The threat to Neal came only weeks after Irish Foreign Minister Simon Coveney was forced to suddenly abandon a speech he had been making at a “peace and reconciliation” event in North Belfast. The loyalist Ulster Volunteer Force (UVF) was thought to be behind an incident in which a van driver was forced at gunpoint to drive his vehicle, containing what he thought was a bomb, towards where Coveney was speaking. The device turned out to be a fake.
The Sunday Independent quoted a UVF member threatening to “escalate” threats against “all politicians and officials visiting from Dublin”. A senior Ulster Defence Association (UDA) member told the newspaper of a “two stage strategy” against the protocol: “One is politics, the other is political violence”.
The fact that loyalist paramilitary groups, tied to the top echelons of unionism and the British state, are making such threats is a serious warning that sectarian conflict could re-erupt amid the desperate crisis of unionism, British imperialism and the Johnson government.
Neal’s trip was followed by one of the largest Orange Order demonstrations in years. On May 28, up to 20,000 loyalist band members and supporters of the sectarian organisation, watched by up to 100,000 flag-waving spectators, including the entire unionist political hierarchy and at least one former UDA assassin, marched from Stormont to Belfast city centre to mark the centenary of Northern Ireland’s bloody founding amid the pogroms of the 1921 partition crisis.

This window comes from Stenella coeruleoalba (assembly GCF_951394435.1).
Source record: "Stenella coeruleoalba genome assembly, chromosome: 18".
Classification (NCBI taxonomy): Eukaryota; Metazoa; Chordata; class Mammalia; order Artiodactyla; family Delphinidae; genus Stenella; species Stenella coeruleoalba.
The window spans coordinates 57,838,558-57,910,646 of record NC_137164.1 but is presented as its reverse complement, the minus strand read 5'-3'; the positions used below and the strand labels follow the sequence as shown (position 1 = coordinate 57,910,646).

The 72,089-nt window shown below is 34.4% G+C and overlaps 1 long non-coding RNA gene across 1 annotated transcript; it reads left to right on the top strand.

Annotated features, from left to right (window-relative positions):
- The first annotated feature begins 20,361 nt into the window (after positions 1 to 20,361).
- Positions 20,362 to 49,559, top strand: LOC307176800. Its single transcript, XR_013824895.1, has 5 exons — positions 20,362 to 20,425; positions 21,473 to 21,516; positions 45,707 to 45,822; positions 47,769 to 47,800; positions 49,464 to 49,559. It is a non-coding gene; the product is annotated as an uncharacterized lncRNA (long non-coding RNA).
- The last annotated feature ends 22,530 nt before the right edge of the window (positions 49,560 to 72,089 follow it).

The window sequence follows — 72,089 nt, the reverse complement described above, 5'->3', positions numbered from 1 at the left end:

Mervyn Gibson, Grand Secretary of the Orange Order and former detective sergeant of the Royal Ulster Constabulary Special Branch, attacked the protocol, declaring, “Let us make it very simple for our European neighbours, not least those on the other side of the border in the Republic of Ireland... We will not tolerate any system, process or structure that will allow checks on any goods trading within the UK for use within the UK.” He concluded, “And the cry to those who seek to persuade us, protocol or push us into a united Ireland, is still the same: no surrender.” Gibson was given an MBE (The Most Excellent Order of the British Empire) by the queen.